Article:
What does people think while eating tacos? The obvious answer is “what type of taco I’m going to order next.” Taco eating is not exactly the best time to think of enlightenment, but here’s my mind wandering around at the taqueria, trying to understand the world and why people react the way they react, so that I understand why I react they way I react.
I know that people who completely disagree with me are rarely evil. It’s just a difference of how the world is viewed and while there are many things that establish difference in world views (universe views?), an important one is in what stage of the path to enlightenment each person is.
Analyzing what people think they know and how they came to know what they know, and how they react differently to events and news depending on what they think they know, I found out that there were several well-defined groups. This is how I discovered and understand the five stages to enlightenment (which are actually six).
Ok, I didn’t actually discovered them. I made them up, but still, it’s an interesting way to look at the way we function. Anyway, these are the stages.
This is the stage where you believe what you’re told without question. You believe in Santa Claus and behave on the last days of December so that you get the presents you want. You believe in your political party and always vote and defend their policies and politicians, probably belonging to the locked vote. You believe in dogmatic religions, never questioning your priest/imam/rabbi/etc or the teachings of the holy writings of your religion. You believe in a certain socio-economical system, thinking that if you play by the rules, you’ll make it big. You believe that relationships work in a certain way, and so you assume a pattern of obligations and rights for each person and you play your part, thinking that it will result in a fulfilling relationship.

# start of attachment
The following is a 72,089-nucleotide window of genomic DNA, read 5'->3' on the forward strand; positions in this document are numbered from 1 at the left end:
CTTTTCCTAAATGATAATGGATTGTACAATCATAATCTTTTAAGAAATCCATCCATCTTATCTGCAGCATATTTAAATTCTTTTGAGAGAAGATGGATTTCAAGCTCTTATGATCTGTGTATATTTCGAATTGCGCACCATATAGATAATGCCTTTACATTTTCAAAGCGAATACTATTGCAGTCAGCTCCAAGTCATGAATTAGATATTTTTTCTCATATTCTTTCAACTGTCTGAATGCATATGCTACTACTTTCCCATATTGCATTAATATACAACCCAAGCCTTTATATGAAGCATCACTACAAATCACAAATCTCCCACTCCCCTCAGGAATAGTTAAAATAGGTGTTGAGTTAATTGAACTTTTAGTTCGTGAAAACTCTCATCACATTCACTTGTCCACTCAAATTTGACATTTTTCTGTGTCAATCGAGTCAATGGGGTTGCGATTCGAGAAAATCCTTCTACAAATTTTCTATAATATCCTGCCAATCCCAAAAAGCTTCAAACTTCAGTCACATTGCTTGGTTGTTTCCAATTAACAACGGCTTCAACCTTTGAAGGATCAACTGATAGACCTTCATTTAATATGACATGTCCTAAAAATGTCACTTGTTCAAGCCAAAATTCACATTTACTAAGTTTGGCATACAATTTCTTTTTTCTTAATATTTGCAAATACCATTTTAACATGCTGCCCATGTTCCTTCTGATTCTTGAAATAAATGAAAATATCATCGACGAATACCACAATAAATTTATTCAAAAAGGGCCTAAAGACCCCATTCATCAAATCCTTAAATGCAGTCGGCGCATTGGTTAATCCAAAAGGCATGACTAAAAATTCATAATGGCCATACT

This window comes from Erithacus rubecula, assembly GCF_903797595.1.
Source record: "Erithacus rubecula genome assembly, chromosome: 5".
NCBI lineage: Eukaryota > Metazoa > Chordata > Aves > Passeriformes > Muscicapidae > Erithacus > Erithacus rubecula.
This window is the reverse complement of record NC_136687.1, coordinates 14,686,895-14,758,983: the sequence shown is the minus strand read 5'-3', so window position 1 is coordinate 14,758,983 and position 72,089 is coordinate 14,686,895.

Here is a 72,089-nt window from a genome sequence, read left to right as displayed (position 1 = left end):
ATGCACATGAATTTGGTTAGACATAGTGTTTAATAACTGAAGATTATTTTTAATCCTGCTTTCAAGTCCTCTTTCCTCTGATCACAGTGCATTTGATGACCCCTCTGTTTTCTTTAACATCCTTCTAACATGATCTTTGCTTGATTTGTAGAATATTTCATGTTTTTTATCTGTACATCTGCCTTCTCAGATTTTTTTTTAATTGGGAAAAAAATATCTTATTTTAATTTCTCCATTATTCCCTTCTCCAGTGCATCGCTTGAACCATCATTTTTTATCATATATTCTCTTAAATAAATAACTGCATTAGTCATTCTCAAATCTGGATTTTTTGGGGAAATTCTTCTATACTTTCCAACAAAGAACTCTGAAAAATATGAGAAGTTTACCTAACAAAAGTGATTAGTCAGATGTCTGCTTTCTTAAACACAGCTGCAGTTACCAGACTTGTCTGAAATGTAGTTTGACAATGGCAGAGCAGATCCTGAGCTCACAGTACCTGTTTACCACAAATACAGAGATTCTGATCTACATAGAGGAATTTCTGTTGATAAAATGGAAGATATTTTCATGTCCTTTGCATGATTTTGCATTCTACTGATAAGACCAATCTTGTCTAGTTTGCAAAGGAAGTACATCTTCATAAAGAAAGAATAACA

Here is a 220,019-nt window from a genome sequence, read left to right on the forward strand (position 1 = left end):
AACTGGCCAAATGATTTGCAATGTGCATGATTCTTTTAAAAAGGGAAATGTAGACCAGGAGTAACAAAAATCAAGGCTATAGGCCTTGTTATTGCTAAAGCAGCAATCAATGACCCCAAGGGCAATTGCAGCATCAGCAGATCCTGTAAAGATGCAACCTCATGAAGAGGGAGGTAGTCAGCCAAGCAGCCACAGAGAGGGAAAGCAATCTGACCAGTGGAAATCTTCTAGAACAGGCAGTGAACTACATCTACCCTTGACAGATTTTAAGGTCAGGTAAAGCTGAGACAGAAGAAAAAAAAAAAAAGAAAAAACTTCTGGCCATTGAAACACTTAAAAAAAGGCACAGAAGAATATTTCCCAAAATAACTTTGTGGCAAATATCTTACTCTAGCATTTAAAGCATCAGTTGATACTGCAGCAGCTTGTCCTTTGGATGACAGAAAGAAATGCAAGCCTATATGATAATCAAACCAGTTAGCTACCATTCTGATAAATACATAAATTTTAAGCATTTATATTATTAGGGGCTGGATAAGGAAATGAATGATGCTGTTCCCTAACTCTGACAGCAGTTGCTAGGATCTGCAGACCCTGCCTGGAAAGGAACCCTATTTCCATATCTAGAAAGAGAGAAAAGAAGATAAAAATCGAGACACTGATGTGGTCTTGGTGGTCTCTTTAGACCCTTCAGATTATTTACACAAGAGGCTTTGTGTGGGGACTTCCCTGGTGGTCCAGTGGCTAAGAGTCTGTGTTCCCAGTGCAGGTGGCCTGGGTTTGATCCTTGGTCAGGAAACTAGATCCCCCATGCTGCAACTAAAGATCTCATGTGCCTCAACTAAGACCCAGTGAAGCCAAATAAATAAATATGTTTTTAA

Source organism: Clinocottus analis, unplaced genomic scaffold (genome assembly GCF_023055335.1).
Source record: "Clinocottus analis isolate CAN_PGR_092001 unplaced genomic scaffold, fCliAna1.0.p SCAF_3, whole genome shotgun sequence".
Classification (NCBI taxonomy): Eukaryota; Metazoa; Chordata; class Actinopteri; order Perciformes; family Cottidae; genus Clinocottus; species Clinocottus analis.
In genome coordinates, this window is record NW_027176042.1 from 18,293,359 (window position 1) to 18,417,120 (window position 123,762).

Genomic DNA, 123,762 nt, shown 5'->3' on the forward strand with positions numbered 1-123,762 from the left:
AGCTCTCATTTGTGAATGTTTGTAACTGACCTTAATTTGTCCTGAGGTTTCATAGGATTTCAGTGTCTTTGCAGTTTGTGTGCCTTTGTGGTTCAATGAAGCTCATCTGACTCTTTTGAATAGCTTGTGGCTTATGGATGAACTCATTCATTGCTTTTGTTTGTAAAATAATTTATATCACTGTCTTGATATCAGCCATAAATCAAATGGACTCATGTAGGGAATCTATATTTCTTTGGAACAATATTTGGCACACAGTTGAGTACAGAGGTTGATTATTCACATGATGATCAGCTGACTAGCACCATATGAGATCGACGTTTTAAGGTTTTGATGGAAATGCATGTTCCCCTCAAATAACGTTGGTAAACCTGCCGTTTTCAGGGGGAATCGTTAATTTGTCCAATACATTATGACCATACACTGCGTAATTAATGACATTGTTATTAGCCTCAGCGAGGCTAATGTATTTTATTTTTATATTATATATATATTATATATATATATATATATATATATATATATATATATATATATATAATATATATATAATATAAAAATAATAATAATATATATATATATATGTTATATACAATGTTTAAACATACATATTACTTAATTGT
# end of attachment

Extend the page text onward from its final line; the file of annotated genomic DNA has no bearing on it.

This is the first stage we all go through, and if you live in a society that’s relatively closed, it can be a pleasant place to be.
I wish I could give a definite answer to why some people question a lot what they were taught, why some do it a little, and why some never do it, but I can’t. My guess it that it has to do with learning and contact with other cultures, although I suspect that there’s a genetic aspect of it as well. Both learning and coming with contact with other cultures let you see a different way of being, and when that experience happens a lot, you start to realize that your way of being is not the only one, and maybe not even the best one.
This is the stage where you ask the most important question of your life “what do I know and how do I know I know it?”
Everybody gets disappointments in life. But I’m talking about those kind of disappointments that hurt not only because of the specific incident, but because they topple down things that you strongly believe in and cherish in an irreversible and undeniable way. It’s not when someone tells you that Santa Claus doesn’t exist. It’s the time when you realize that there is just no way that Santa Claus can exist. It’s when you realize that all the other “Santa Claus” things in your life don’t exist or are a lie. It’s when your girlfriend or wife cheats on you or is with you just to get some benefit. It’s when your father gets fired after giving the company 30 years of his life. It’s when you see that the politician and party you support are not that different from their opponents. This is the hardest stage of them all and when not handled well, it can have serious negative consequences.